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niches, the soffits of the arches of which are formed of large gilded shells. Lamps, with columns and pedestals, are placed in these niches. In the front of the centre niche, is a magnificent marble side-table for a punch-bowl, covered in appearance with a table napkin, the folds of which are so accurately represented in the marble, as to require a close inspection to convince the observer of the solidity of the material. The sides are decorated with flowers and fruit, in Florentine mosaic. This is a splendid specimen of the skill of the artist, Matthew Wyatt. When it was first placed in the dining room, some fears were entertained, that its enormous weight (between two and three tons) would render additional support to the floor necessary; which is consequently underpropped in this particular part, and in such a manner, that the capability of the floor to sustain the weight would be amply tested. Experience has proved that no such additional security was required.

Passing through a small anteroom, which is accessible to the domestics of the Castle by a staircase contained in a species of interior tower, we enter a room, which has received the denomination of the


from its appropriation to small parties of this class, who, after their laborious amusement, are desirous of the comfort without the state of a dinner party. Its dimensions are 20 feet by 17; and, with the exception of some first-rate pictures, nothing in the shape of decoration has been attempted. Over the fire-place is a whole-length portrait of the present Duke, when a young man. The face is very pleasing, and the action less studied than usual. The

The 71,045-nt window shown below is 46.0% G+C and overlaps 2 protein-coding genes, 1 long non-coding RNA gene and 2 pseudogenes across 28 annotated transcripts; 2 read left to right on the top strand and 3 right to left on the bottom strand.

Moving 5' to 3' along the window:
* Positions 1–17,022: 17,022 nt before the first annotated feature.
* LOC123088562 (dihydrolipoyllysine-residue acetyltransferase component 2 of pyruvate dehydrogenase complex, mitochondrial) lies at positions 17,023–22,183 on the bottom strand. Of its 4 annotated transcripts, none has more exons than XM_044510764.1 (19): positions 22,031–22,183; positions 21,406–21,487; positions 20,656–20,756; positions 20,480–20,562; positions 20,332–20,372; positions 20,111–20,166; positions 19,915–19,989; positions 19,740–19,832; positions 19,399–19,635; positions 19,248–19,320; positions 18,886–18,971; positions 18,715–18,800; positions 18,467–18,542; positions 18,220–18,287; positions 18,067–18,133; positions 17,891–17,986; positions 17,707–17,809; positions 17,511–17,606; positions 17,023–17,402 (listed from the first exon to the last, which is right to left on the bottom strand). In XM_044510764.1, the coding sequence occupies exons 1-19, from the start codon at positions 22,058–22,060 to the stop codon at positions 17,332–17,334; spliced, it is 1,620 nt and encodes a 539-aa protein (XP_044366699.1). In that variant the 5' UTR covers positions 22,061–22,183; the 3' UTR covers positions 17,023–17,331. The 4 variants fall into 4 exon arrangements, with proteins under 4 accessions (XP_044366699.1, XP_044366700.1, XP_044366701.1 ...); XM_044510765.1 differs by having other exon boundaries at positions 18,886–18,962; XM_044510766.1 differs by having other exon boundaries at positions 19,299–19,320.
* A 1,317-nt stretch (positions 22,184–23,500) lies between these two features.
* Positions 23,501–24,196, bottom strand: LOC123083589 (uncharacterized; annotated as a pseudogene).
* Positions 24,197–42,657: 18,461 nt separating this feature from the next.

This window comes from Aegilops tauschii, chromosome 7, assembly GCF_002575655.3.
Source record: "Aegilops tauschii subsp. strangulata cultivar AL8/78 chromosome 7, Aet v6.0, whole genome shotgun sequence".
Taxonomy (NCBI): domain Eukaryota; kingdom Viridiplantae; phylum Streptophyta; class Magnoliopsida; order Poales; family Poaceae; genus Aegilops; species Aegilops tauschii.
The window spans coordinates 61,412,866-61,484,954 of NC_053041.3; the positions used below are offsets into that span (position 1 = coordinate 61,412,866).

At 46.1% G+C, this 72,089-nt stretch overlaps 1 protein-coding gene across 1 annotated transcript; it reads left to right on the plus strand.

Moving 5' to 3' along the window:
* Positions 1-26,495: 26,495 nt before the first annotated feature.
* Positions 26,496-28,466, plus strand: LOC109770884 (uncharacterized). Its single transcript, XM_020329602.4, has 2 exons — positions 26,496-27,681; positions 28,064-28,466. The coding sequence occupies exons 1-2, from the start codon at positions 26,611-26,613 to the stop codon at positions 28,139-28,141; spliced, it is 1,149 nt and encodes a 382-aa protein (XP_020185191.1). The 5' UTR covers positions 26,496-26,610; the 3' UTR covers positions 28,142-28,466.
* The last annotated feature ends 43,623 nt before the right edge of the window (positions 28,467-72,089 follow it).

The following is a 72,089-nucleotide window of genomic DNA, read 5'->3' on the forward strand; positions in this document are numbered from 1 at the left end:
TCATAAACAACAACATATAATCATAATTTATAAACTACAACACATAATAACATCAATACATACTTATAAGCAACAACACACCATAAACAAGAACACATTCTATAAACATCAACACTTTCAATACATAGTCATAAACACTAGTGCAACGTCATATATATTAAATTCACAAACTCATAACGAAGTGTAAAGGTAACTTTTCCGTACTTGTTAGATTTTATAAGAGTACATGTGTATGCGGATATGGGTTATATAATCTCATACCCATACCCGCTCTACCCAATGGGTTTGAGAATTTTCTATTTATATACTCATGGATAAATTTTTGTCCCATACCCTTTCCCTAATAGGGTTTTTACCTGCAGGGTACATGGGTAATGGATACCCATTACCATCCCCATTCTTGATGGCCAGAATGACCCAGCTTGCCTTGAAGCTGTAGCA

sky and the background are rather dark and indistinct; but I would not be understood as giving any positive opinion, as the picture hangs in an unfavourable light. I believe it was painted by Hoppner.

Near the above is a head of "Eliz. wife of Charles Noel, 4th Duke of Beaufort, baroness of Bottetourt," by Sir J. Reynolds. At the bottom of the picture are the following lines:

"Whatever adorned this dome, thy love bestowed;

But, more than wealth or birth-thy precepts pure,
And more than precepts-thy EXAMPLE, gave.

"Accept this tribute of thy daughter's love.


"Written by Thos. Bowdler esq."

Head of the Duke of Beaufort, by Sir J. Reynolds.
Head of another Duchess of Beaufort, over the door.
Duchess of Somerset (knee-piece).

Head of a Man.

Girl and Jay. Peters. The subject was suggested by Sir John Thoroton. It is a pleasing example of the artist's style. There are much simplicity and nature in the expression of the head, and in the attitude of the girl.

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Sea-piece. Marlow. A large oval picture. £30. Called in a manuscript catalogue, "Fresh breeze, off Flushing.' On an isolated portion of a rugged coast, is seen a fortification, and small vessels sailing in different distances. In the middle foreground, a fisherman is leaning on his boat, which lies high and dry on the shore. Behind him, to the There is much natural

right, are a man, woman, and boy. ease in the figures; the sea, agitated by a fresh breeze, has a peculiarly liquid character; and a wild sky harmonizes with the whole.

Large Sea-piece-Dutch Admiral's Flag. Van de Velde. Besides the admiral's ship, another large ship is seen burning. This picture, as well as most of the pictures in this room, is hung in a bad light. The room itself is, indeed, ill calculated for good pictures.

Death of Lord Robert Manners. Stothard. A small picture. £30. The heads, grouping, action, and colouring, are admirable. From some unaccountable cause, this picture has suffered more than any other in the Castle. The colouring is slightly faded, but cracked all over in the most minute manner.